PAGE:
Weve been eager to

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We’ve been eager to hit the half-a-million monthly TPM readers benchmark. And in March we finally did.

Stats for March: Unique visitors: 560,957; Total visits 2,577,021; Total pageviews 3,540,296. As always, a sincere thanks to everyone who made those numbers possible.

A few other points to discuss.

According to The Hill, Democrats on the House Ways and Means Committee may try to subpoena Doug Badger, President Bush’s White House healthcare adviser, if he doesn’t show up to testify on Capitol Hill. They want to ask him about possible White House involvement in fudging the numbers of the recent Medicare prescription drug bill.

(The story is also covered here by Knight Ridder.)

Normally, Committee Republicans can shut something like this down on a party-line vote. But a mix of political pressure and genuine Republican disgruntlement over being lied to may prevent that.

The White House is refusing to make Badger available. Why? One guess … Separation of powers.

One would imagine that Badger’s testimony would be allowable under the White House’s recently-discovered ‘scandal exception’ to the normally high bar on testimony from White House aides. But apparently that theory is no longer operative. Or perhaps it’s one of those precedent-less arguments which only apply to Condi Rice. One way or another it’s apparently down the memory-hole — which is starting to get rather full, in case you haven’t noticed.

(A Note to White House gaggleers: This is a spoon feed, folks. Just last week the White House argued that the separation-of-powers bar on testimony applied to questions of policy not appearances tied to scandal or congressional investigations into wrongdoing. This clearly falls right into that category. It’s wrapped in a bow. Why not ask?)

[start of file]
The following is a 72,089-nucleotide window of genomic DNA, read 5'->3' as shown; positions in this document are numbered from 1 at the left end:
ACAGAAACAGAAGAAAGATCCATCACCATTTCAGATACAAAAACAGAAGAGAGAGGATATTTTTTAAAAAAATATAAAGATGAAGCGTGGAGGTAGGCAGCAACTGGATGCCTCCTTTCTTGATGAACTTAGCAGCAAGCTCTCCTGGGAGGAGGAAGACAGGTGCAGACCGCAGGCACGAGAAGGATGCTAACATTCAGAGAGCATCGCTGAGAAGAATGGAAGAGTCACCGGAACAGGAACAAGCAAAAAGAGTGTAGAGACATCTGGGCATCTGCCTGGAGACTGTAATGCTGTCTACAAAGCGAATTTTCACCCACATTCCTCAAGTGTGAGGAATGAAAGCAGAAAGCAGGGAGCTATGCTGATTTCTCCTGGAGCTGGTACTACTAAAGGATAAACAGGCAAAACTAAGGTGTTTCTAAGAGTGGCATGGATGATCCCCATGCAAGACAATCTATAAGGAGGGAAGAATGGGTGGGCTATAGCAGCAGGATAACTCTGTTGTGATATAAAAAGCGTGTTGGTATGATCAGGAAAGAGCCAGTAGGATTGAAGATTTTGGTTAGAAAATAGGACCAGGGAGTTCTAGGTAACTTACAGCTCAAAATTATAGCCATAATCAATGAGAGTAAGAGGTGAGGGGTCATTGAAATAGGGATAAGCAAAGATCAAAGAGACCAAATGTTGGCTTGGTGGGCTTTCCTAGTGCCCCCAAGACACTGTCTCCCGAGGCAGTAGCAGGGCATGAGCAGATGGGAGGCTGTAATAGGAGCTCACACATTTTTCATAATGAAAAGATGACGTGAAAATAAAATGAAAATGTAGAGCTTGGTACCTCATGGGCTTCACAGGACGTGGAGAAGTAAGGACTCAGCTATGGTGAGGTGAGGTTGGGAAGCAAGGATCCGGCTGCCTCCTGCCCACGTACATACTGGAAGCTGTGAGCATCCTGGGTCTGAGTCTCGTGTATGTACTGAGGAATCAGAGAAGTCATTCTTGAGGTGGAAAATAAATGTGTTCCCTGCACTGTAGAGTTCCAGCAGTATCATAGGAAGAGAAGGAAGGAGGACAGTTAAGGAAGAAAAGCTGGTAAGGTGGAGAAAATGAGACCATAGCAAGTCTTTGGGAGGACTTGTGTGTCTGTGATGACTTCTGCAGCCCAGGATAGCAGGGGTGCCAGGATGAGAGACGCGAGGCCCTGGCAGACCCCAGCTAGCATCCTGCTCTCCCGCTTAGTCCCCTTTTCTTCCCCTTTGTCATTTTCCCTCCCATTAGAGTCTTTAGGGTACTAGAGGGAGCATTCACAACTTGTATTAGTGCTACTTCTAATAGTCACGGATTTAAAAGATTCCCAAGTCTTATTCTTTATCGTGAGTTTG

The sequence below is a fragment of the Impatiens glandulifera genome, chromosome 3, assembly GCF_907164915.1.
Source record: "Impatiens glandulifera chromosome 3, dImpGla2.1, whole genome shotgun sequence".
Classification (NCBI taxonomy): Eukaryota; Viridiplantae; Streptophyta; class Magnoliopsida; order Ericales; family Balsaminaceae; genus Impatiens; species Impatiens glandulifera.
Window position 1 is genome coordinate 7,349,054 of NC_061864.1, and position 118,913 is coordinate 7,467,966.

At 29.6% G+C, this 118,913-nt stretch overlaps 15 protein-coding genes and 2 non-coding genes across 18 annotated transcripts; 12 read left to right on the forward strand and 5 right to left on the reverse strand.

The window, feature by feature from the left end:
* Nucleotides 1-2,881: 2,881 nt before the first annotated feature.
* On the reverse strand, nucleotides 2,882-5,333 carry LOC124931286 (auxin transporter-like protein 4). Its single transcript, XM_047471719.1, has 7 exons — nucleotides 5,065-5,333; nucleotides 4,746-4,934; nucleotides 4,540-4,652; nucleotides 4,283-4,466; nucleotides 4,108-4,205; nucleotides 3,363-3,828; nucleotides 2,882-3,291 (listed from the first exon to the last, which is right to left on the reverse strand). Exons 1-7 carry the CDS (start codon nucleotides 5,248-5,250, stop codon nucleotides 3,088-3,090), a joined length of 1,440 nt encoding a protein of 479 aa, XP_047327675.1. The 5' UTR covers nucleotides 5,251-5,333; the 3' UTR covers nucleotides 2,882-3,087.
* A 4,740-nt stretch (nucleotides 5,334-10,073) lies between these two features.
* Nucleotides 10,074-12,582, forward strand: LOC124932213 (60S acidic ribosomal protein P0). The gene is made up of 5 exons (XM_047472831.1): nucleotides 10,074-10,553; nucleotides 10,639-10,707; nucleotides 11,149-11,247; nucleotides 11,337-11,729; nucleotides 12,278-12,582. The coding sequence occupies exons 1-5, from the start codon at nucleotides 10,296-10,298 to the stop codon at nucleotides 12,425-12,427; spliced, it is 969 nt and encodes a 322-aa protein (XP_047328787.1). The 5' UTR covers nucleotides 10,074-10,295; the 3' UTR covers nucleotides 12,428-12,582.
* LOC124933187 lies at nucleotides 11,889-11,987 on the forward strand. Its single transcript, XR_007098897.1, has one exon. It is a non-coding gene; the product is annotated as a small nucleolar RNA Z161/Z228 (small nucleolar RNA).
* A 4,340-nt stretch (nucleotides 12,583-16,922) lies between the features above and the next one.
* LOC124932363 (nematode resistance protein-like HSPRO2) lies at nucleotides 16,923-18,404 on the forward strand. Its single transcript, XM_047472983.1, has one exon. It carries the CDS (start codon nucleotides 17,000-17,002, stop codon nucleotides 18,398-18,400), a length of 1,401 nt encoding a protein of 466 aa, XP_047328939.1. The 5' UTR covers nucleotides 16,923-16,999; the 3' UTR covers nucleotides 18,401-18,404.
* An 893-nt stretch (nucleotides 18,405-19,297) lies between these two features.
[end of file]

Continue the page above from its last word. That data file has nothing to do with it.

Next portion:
And speaking of White House shenanigans …

Yesterday, Rep. Henry Waxman wrote a letter to White House Counsel Al Gonzales asking whether he had placed calls to “selected” members of the 9/11 Commission during Richard Clarke’s testimony last week, as reported today by the Washington Post. Presumably this was to feed them White House talking points to be used when they got to question Clarke. We’ve just posted the letter to the TPM Document Collection.

Longtime readers know we used to keep the TPM Document Collection section of the website very up-to-date — confidential documents, video of nasty attacks ads, public records that should be more public, etc. But with all the rush of events over the last several months, we haven’t been able to update it often enough. And the existing design isn’t up to snuff.

In any case, with some expanded resources we’re going to redebut the Document Collection with a new design and other added features. One of the things we’re going to do is more marking up of the various electronic documents we post — highlighting key passages, interlinear notes, stuff like that.

And here’s where I’d like to enlist your assistance. To do this I’m probably going to need to get one of these Tablet PCs to allow me to handwrite on electronic documents, mark them up, and so forth. Now, about seventy or eighty thousand people visit this website each day. So I figure there must be more than a few people out there who have a sense of which are well-designed and which aren’t. So any input would be greatly appreciated.

And one other thing.

In case you missed it, make sure you read Steve Clemons’ oped in the New York Times yesterday on part of the collateral damage from the war on terror — namely, the steep decline in educational, scientific and cultural exchange visas issued since 9/11. Steve is going to be opening up his own blog in the near future. And if he ever gets the lead out and puts the thing online we’ll be linking forthwith since it’s sure to be a must-read.

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